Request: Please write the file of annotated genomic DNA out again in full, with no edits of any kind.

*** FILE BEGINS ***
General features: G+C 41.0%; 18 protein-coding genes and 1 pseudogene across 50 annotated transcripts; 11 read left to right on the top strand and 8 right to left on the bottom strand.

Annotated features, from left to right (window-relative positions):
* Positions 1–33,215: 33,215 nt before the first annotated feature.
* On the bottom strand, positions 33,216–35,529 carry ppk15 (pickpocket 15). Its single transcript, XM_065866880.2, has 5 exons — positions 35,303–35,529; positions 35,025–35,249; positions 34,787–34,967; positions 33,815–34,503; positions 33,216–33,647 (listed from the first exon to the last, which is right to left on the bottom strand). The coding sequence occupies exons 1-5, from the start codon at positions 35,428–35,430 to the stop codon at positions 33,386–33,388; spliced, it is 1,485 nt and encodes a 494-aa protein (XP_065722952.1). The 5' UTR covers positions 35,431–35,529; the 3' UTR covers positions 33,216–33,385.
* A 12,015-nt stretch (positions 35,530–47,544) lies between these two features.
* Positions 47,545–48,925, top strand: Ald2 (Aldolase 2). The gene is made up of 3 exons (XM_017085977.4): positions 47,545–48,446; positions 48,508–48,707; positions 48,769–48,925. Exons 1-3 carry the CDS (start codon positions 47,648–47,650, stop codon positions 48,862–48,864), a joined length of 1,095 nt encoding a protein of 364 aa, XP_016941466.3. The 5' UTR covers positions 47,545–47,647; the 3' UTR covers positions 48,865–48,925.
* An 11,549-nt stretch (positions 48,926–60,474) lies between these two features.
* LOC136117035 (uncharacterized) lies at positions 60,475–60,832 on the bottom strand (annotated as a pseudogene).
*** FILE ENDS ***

General features: G+C 41.0%; 18 protein-coding genes and 1 pseudogene across 50 annotated transcripts; 11 read left to right on the top strand and 8 right to left on the bottom strand.

Annotated features, from left to right (window-relative positions):
* Positions 1–33,215: 33,215 nt before the first annotated feature.
* On the bottom strand, positions 33,216–35,529 carry ppk15 (pickpocket 15). Its single transcript, XM_065866880.2, has 5 exons — positions 35,303–35,529; positions 35,025–35,249; positions 34,787–34,967; positions 33,815–34,503; positions 33,216–33,647 (listed from the first exon to the last, which is right to left on the bottom strand). The coding sequence occupies exons 1-5, from the start codon at positions 35,428–35,430 to the stop codon at positions 33,386–33,388; spliced, it is 1,485 nt and encodes a 494-aa protein (XP_065722952.1). The 5' UTR covers positions 35,431–35,529; the 3' UTR covers positions 33,216–33,385.
* A 12,015-nt stretch (positions 35,530–47,544) lies between these two features.
* Positions 47,545–48,925, top strand: Ald2 (Aldolase 2). The gene is made up of 3 exons (XM_017085977.4): positions 47,545–48,446; positions 48,508–48,707; positions 48,769–48,925. Exons 1-3 carry the CDS (start codon positions 47,648–47,650, stop codon positions 48,862–48,864), a joined length of 1,095 nt encoding a protein of 364 aa, XP_016941466.3. The 5' UTR covers positions 47,545–47,647; the 3' UTR covers positions 48,865–48,925.
* An 11,549-nt stretch (positions 48,926–60,474) lies between these two features.
* LOC136117035 (uncharacterized) lies at positions 60,475–60,832 on the bottom strand (annotated as a pseudogene).